Soaring metal prices have been blamed for an increase in thefts of copper and aluminum, primary components of electric distribution lines. Recent thefts of copper wire and equipment from electric utilities have been responsible for power outages, additional maintenance and expenses, diminished service reliability, and, in some cases, serious injury or death.
Copper in wire is appealing to thieves who want to sell the metal for scrap. Burglars will often climb power poles, scale fences and break into buildings to steal it. A 542 percent increase in the price of copper since 2001 has prompted thieves to become bolder and more inventive.
In Oklahoma, members of one electric co-op are facing an estimated $1 million repair bill because copper thieves wrecked a substation for just $100 worth of the metal last year. In New Mexico, a man was found dead beneath a power pole, electrocuted while trying to cut copper wiring from a live transformer. A Texas man lost his life when he cut into a live power line while trying to steal copper. Similar accidents have been reported across the country.
"To a would-be thief, stealing copper may seem like a quick way to make a buck," says Doug Lane, Intercounty Electric Cooperative's Safety and Loss Control Coordinator. "But it's illegal, it's costly, and it's not worth a life. Working with any metal and electricity is a dangerous combination, even for trained employees using proper equipment."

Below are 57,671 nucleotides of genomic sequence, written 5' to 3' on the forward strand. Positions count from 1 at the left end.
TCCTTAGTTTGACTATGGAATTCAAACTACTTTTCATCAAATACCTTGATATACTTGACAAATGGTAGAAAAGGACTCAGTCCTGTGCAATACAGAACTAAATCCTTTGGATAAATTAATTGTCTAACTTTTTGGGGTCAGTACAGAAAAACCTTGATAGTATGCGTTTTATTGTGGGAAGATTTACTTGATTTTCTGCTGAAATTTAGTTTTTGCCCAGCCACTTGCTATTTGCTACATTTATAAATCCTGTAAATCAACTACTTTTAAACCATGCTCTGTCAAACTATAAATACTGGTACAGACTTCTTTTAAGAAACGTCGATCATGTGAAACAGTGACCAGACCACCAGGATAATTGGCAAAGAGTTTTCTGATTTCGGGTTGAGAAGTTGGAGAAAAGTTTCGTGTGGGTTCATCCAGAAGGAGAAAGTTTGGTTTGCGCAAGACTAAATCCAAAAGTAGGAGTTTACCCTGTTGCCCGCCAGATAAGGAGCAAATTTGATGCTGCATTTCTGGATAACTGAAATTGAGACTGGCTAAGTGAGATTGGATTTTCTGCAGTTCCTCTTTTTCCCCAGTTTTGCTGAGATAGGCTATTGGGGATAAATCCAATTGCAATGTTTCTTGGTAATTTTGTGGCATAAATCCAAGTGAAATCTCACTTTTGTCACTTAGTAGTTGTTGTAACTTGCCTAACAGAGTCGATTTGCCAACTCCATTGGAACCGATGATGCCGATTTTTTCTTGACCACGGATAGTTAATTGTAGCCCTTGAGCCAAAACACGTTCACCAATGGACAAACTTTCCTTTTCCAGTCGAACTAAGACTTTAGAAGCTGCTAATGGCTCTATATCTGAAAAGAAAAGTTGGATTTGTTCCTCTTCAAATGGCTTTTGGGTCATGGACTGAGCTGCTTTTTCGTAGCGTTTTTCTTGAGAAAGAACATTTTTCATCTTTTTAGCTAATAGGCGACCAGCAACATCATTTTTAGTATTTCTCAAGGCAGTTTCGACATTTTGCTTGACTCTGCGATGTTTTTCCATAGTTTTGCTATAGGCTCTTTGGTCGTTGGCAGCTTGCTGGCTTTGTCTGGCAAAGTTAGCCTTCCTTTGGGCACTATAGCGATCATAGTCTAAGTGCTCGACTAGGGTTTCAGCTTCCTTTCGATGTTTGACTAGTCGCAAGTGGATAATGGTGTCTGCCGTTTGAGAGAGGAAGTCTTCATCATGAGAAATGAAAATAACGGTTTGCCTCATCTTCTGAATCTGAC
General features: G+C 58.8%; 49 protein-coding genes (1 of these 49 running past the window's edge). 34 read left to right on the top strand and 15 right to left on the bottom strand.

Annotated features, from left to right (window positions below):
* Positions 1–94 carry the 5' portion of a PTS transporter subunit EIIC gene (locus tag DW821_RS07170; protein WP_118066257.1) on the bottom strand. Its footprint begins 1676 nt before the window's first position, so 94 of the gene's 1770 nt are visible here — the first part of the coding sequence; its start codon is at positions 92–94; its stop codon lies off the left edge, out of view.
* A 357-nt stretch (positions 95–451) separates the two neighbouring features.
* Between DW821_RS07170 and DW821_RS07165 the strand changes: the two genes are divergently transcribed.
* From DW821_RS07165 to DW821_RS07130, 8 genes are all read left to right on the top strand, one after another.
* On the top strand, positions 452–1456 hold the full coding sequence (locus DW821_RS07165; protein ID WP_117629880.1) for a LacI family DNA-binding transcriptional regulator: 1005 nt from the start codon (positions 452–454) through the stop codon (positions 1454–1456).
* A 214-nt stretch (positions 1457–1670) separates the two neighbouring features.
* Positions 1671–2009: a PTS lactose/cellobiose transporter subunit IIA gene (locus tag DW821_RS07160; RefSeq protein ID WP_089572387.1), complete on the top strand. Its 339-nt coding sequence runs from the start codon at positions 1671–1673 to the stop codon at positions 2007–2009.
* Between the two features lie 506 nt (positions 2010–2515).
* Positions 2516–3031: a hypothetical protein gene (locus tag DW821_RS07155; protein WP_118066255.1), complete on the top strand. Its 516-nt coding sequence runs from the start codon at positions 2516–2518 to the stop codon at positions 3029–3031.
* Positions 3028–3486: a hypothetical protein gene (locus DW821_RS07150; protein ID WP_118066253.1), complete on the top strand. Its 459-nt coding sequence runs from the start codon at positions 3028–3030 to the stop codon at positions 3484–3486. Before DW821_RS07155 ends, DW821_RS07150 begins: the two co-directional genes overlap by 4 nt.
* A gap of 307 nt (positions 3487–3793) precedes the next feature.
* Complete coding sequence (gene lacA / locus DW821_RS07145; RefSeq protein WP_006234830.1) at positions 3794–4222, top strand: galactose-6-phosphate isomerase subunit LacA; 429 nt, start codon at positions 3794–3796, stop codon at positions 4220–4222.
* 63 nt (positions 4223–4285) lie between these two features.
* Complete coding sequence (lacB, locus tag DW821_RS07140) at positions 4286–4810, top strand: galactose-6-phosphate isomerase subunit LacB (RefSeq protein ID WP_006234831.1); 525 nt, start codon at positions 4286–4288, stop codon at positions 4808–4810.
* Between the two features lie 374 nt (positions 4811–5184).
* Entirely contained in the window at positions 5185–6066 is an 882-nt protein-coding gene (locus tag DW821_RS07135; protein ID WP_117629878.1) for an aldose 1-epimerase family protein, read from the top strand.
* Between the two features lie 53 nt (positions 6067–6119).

These thefts are costing Intercounty Electric Cooperative thousands of dollars. What many fail to realize is that as a member-owned cooperative it's the membership who pays through rates for these thefts, he said. Intercounty Electric Cooperative has prosecuted copper thefts and will continue to do so, he said.
"Thieves may not understand that they are not only risking their lives by taking copper but they are causing dangerous situations for the public and for line workers," said Lane. "By removing copper ground wires from utility poles it removes the safety features required for working on lines and for diverting lightning on the system. If you see anything suspicious around utility poles or substations report it immediately - you could be saving your home, family and your local lineman from damage and dangerous situations."
Lane urges persons to follow these guidelines to guard against electrical dangers and prevent copper theft.
•Never enter or touch equipment inside a substation; stay away from power lines and anything touching a power line.
•If you notice anything unusual with electric facilities, such as an open substation gate, open equipment or hanging wire, contact your electric co-op immediately.
•If you see anyone around electric substations or electric facilities other than co-op personnel or contractors, call the police.
•Install motion-sensor lights on the outside of your house and business to deter possible thieves.
•Store tools and wire cutters in a secure location, and never leave them out while you are away.
•If you work in construction, do not leave any wires or plumbing unattended or leave loose wire at the job site, especially overnight.
•Help spread the word about the deadly consequences that can result from trying to steal copper or aluminum.
Persons who notice anything unusual, call Intercounty Electric Cooperative immediately at 866-621-3679. If you see anyone other than co-op personnel or contractors around substations or other electric facilities, call the police.